The logo on the storefront window of the Film Brothers Movie Co-op silhouettes two men: one with a lean profile and short curly hair, the other in a baseball cap with a curved bill facing front, old school style. But in meet-ups around town, posts all over social media, and on the other end of a hundred phone calls to promote an upcoming co-op event, Film Brothers is clearly synonymous with the curly-haired guy: Gordon DelGiorno.
The 44-year old Wilmington native—lanky, energetic, and constantly on the go-go-go—readily acknowledges that he has been the Film Brothers front man since the sibling duo made their first comedy 12 years ago. And for the last two years, Gordon DelGiorno has been the sole driver behind the re-tooled event, promotion and commercial video production work that is the bulk of what Film Brothers does today.
Still, the guy in the baseball cap belongs on the storefront, he says of his brother Greg DelGiorno, 42.
Why? Lots of reasons, says Gordon DelGiorno. It is loyalty: The partnership is where Film Brothers got its start. It is reality: The siblings still make films together —in fact, Greg DelGiorno recently completed a comedy script for “Sebastian Cooper, Private Eye,” that they plan to shoot under Film Brothers this winter.
And it is something intangible.
“There is something Gordon gets with me that he can’t get from anyone else on the planet,” says Greg DelGiorno during a quiet, one-on-one interview in his antique and used furniture warehouse on the outskirts of Wilmington. “When we are together, we are in synch. We feed off of each other. We keep topping each other back and forth. The creative juices are flowing.”
It’s not like they’re two peas in a pod: Gordon DelGiorno married later, at 39, and had his first child with wife Cindy at 43. Greg DelGiorno has been with Christine since he was 17, and the couple had their first of two children when he was 21.
The elder brother roamed the country, doing stints in New York, California and Atlanta, before returning home with fantastic stories about hanging out with TV producer Michael Brod, concocting a spur-of-the-moment plan to hock Olympic Games merchandise for a cool profit days before going obsolete, and being the best man in Ed McMahon’s wedding. The younger has remained steadily rooted in his hometown since birth. The first thrives on social interaction, the second is at his best thinking up scripts and story lines —away from the hubbub.
If they were parts of a boat, one would be the steam engine pushing it forward, the other would be the anchor, tying it to safe harbor, Greg DelGiorno says.
Still, when they get together, the energy of the tête-à-tête is like a spontaneous improv show, says Gordon DelGiorno. “Everyone says comedy timing is hard, but it comes naturally with Greg and me.”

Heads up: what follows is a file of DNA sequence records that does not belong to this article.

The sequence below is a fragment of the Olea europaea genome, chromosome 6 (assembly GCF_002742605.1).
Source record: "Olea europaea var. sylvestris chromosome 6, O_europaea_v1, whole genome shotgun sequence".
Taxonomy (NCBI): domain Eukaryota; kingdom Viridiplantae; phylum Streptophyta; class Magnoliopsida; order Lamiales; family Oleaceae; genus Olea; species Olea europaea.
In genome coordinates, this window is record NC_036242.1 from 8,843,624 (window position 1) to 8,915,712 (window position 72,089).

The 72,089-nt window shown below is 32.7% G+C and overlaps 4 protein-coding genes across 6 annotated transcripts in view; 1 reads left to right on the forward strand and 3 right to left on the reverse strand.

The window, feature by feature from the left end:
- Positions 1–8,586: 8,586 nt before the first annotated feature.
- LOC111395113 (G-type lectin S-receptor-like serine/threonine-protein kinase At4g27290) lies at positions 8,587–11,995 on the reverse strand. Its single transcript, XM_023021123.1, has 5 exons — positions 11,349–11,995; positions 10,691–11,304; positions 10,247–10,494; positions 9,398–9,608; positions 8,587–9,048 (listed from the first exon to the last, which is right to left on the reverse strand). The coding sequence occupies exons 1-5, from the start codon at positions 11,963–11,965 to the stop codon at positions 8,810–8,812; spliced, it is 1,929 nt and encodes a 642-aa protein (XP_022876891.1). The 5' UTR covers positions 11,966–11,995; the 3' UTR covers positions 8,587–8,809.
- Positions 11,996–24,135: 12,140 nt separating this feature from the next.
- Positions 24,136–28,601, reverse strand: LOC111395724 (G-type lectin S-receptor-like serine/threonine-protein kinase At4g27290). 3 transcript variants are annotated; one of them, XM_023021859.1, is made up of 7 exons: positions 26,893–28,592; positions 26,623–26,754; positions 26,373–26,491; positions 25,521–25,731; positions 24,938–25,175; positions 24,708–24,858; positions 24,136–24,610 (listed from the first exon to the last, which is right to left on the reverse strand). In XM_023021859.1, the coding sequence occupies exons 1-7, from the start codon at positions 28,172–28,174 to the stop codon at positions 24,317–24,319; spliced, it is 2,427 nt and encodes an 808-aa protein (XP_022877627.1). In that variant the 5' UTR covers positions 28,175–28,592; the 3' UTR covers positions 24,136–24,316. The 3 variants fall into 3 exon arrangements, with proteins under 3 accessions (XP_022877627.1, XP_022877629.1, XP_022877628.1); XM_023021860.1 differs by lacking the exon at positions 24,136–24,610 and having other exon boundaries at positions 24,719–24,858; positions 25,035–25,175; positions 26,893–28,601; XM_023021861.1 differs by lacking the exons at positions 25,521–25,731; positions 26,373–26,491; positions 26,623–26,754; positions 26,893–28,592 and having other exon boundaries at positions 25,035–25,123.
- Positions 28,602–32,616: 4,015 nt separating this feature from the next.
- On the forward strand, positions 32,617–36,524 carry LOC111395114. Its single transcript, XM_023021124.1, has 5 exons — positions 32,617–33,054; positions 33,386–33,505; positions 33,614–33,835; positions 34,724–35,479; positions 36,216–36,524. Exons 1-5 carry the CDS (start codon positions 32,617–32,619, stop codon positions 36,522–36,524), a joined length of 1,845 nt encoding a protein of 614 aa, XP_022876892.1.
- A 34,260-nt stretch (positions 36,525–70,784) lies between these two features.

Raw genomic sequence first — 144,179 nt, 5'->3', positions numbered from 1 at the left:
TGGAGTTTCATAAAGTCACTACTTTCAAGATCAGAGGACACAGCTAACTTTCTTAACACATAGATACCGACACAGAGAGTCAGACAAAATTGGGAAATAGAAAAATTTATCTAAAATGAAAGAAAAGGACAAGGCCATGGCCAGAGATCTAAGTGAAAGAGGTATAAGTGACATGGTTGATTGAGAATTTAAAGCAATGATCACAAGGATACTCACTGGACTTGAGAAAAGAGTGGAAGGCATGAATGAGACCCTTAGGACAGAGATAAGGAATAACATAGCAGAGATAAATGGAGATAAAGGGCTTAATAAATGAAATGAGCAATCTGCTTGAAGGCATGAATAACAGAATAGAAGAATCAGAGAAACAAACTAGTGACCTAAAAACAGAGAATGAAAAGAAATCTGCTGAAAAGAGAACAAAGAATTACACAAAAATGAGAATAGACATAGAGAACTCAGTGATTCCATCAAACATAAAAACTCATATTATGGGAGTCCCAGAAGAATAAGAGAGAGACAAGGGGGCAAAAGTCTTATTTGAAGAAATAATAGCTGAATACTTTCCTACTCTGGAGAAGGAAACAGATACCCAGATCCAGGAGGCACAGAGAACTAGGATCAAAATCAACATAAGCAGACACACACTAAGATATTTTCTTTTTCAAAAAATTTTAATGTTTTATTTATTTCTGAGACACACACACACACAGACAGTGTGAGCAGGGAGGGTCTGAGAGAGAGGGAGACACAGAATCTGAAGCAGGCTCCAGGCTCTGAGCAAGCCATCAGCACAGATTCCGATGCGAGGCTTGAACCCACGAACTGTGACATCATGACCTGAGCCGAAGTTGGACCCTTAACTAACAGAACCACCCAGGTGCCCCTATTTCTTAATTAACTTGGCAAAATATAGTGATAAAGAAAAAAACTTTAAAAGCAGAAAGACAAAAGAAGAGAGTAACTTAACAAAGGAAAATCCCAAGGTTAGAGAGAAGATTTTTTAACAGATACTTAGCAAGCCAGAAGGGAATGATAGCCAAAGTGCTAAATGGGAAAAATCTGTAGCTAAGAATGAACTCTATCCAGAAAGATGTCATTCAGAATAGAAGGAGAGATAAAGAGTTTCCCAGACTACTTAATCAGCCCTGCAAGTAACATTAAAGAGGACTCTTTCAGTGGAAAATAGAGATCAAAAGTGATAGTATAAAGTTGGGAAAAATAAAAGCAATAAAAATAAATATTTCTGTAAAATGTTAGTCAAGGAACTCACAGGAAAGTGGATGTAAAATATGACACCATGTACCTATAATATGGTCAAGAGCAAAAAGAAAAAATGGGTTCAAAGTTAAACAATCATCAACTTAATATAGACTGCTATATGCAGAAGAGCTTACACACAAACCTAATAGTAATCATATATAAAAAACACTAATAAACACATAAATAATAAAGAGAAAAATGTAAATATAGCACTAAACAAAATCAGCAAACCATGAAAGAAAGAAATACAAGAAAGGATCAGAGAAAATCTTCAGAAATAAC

It’s been like that as long as they can remember, and like many others in the business of funny, the DelGiornos’ say they developed it during childhood to cope with a tough upbringing.
Learning Laughs & Loyalty
The boys and their younger brother, Chris DelGiorno, were born in Wilmington’s Little Italy over a four-year period to Gordon D. DelGiorno and Lorraine Cintron, who owned DelGiorno’s House of Sandwiches. The couple divorced when the boys were 7, 5 and 3 respectively, and closed the business soon thereafter. Daily life turned unstable and difficult at times, the brothers agree. They moved five times and attended six schools in nine years.
“It seemed like I was always trying to survive the day,” says Gordon DelGiorno. “We were always the new kids on the block, always getting pushed around by neighborhood punks. It was the school of hard knocks, for sure.”
But the adversity bonded the family together, says Greg DelGiorno.
“When the chips were down, it was the three of us brothers,” he says. “We’d back each other up even if the other was wrong. When I was a little kid, I’d call in Gordon, and he’d defend me no matter what.”
It also birthed a habit of comedic tête-à-tête that became a hallmark of Gordon and Greg DelGiorno.
In those days, Cintron often worked late nights as a kitchen manager at
Gallucio’s Restaurant and Pub, and alone in the house, the two boys would entertain each other with silly skits made up on the spot and re-enactments of sitcom scenes. Sometimes they’d record the skits on an old tape recorder and replay the scene for their mom later.
“The boys were such a crack, they made me laugh so hard. I loved to see them do their thing,” says Cintron. So she encouraged it, often putting them up to performing impromptu at frequent extended family gatherings.
Back then, neither one thought of their childhood games as precursors to blocking a scene or crafting dialogue for a real movie. But with little more experience than that and Gordon DelGiorno’s brief informal introduction to filmmaking in the late 1990s as he helped out on a set that was being shot locally, something clicked.
“We saw how big pioneer indie filmmaker Kevin Smith’s ‘Clerks’ made it and we said, ‘We could do something funnier,’” Gordon DelGiorno says. And the rest is history.
“We didn’t always agree, but there was something we had,” says Greg DelGiorno. “I guess it’s just a brothers’ relationship. Except that we’re making movies. How many brothers out there are doing that?”